Analysis. In the present case the District Court properly concluded that the Government had established materiality by showing that the understatements of gasoline purchases made it more difficult for the IRS to verify both Fawaz's income tax returns and his diesel fuel excise tax returns.

Other courts have provided a consistent rule for determining this issue. The leading case is United States v. DiVarco, 484 F.2d 670 (7th Cir. 1973), aff'g 343 F. Supp. 101, 103-04 (N.D. Ill. 1972), cert. denied, 415 U.S. 916, 94 S. Ct. 1412, 39 L. Ed. 2d 470 (1974). In this case the defendants had been found guilty under Sec. 7206(1) of misstating the source of income on their income tax returns. They appealed their convictions on the ground that the Government had failed to prove that they had in fact understated their income. The Seventh Circuit held that, though most Sec. 7206(1) cases alleging a misstatement of the source of income also involved an understatement of income, the latter was not a prerequisite for materiality of the former. Instead, accurate information about the source of taxpayers' income is material in itself because without it the Internal Revenue Service cannot "police and verify the reporting of individuals and corporations." DiVarco, 484 F.2d at 673; see also United States v. Lamberti, 847 F.2d 1531, 1536 (11th Cir.), cert. denied, --- U.S. ----, 109 S. Ct. 501, 102 L. Ed. 2d 537 (1988).

DiVarco and cases following it consider that our tax-assessment scheme relies on truthful self-reporting by taxpayers in order to make the IRS's task of verifying returns feasible. Courts have held that false entries are material within the meaning of Sec. 7206(1) if they baffle the IRS in its effort to perform that function. For example, in a case involving a taxpayer's failure to report gross receipts, the Fifth Circuit observed that

[w]ithout such information the IRS was compelled to conduct an extensive investigation of bank deposit records in an attempt to reconstruct defendant's income. Here the taxpayer conducted dozens of transactions involving over one hundred thousand dollars in receipts in each tax year and kept no written records. In such a case the burden imposed upon the IRS to verify the taxpayer's return is so extreme that it verges upon impossibility.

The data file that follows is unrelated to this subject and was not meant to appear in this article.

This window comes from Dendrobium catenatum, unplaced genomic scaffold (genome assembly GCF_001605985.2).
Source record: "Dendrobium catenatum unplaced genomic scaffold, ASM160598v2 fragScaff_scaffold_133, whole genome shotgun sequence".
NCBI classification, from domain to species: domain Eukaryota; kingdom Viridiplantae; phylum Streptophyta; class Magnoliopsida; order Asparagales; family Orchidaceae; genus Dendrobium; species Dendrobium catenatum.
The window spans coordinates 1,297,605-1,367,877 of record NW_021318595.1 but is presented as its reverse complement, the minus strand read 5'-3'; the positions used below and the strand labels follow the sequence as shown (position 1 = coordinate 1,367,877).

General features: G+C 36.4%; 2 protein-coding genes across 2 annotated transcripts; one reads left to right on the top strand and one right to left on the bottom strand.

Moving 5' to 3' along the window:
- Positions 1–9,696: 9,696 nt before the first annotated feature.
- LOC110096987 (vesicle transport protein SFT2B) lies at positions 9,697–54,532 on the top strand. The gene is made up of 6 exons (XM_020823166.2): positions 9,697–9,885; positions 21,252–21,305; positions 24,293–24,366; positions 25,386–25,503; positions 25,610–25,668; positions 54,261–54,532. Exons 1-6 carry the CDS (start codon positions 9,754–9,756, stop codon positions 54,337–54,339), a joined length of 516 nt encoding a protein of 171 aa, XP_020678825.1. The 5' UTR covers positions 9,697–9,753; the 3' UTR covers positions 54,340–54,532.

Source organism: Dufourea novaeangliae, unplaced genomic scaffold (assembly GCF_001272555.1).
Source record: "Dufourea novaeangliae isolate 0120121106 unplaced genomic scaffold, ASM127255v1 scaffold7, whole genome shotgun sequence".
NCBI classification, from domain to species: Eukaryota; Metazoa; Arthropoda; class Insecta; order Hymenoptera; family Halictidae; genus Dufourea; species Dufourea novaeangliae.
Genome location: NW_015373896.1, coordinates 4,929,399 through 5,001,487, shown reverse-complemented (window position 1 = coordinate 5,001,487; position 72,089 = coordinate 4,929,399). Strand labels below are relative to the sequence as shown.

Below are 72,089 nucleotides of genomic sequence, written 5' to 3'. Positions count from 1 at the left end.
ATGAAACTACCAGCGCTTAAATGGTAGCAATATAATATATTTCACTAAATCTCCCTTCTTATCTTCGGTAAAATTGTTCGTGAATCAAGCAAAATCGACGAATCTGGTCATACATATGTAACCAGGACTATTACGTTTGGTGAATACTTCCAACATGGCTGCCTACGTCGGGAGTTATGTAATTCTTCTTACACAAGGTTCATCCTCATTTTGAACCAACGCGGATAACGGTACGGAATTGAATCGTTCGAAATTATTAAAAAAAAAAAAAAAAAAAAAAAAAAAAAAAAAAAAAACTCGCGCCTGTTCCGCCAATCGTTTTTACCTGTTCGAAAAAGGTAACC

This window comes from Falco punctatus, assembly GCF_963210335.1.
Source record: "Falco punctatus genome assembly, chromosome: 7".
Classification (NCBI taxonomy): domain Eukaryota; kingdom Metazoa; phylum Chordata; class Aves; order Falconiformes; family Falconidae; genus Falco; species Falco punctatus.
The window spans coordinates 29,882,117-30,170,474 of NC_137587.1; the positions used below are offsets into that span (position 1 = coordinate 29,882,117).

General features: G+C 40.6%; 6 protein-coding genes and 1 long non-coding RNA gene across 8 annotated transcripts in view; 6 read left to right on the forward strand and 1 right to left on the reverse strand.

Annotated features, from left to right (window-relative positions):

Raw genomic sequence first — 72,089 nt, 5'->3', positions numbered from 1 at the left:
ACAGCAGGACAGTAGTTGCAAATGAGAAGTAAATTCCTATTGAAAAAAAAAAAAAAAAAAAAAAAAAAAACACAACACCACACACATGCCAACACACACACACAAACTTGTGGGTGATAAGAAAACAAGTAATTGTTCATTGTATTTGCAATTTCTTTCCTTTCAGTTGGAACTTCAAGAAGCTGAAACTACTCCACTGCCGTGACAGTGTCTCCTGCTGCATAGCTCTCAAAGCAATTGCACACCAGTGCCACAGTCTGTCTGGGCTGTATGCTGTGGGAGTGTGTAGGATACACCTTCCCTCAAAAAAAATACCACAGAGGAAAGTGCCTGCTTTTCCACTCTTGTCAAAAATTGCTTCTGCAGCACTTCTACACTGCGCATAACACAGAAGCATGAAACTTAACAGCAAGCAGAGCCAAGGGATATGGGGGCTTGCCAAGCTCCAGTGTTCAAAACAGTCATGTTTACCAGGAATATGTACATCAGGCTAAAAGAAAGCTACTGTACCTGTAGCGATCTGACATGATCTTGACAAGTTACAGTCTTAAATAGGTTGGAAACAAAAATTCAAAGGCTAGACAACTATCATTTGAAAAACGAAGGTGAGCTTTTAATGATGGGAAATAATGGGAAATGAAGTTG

United States v. Taylor, 574 F.2d at 236. As the First Circuit has said, "Materiality under section 7206(1) is to be measured objectively by a statement's potential rather than by its actual impact" on the IRS's verification efforts. Romanow, 509 F.2d at 28; see also Greenberg, 735 F.2d at 31-32.

We have already established a like rule for determining materiality of a false statement made to federal grand juries. Construing 18 U.S.C. § 1623(a) (prohibiting anyone testifying under oath before a federal grand jury from knowingly making any false material declaration), we have held that a false statement is material "if a truthful statement might have assisted or influenced the grand jury in its investigation." United States v. Swift, 809 F.2d 320, 324 (6th Cir. 1987). "Merely potential interference with a line of inquiry is sufficient to establish materiality, regardless of whether the perjured testimony actually serves to impede the investigation." United States v. Richardson, 596 F.2d 157, 165 (6th Cir. 1979) (quoting United States v. Howard, 560 F.2d 281, 284 (7th Cir. 1977)). We see no reason to frame a different rule in the Sec. 7206(1) context than the one we apply under Sec. 1623(a).

Fawaz attempts to take his case out of the reach of the prevailing rule by arguing that an understatement of purchases is nothing other than an understated deduction. He claims that purchases are just a component of the cost of goods sold, and thus operate to reduce the taxpayer's deduction from gross sales. He characterizes an understatement of purchases as the functional equivalent of an understatement of a deduction, and notes that it is often prudent tax practice, rather than criminal activity, to forego a deduction (e.g., a deduction that a taxpayer fears will send up a red flag inducing the IRS to audit a return). Such understatements, he asserts, are not material.

This argument, though creative, does not persuade us. The cost of goods sold, if underreported, is not a deduction from income. Rather it is an expenditure which, when correctly stated, the taxpayer is entitled to subtract from his or her gross receipts in the process of computing gross profit and, thus, total income. If purchases are underreported, however, a number of related items involved in the calculation of total income could also be incorrect and might require verification by the IRS: inventory at the beginning and end of the year; other costs; other income; and total income. Testimony to this effect was introduced at trial. McNeff, testifying as a Government witness, indicated that, given the $4,000,000 understatement of gasoline purchases on the corporate return underlying Count 4, it was "unlikely" that all the other lines on that return were accurate. Tr. 209.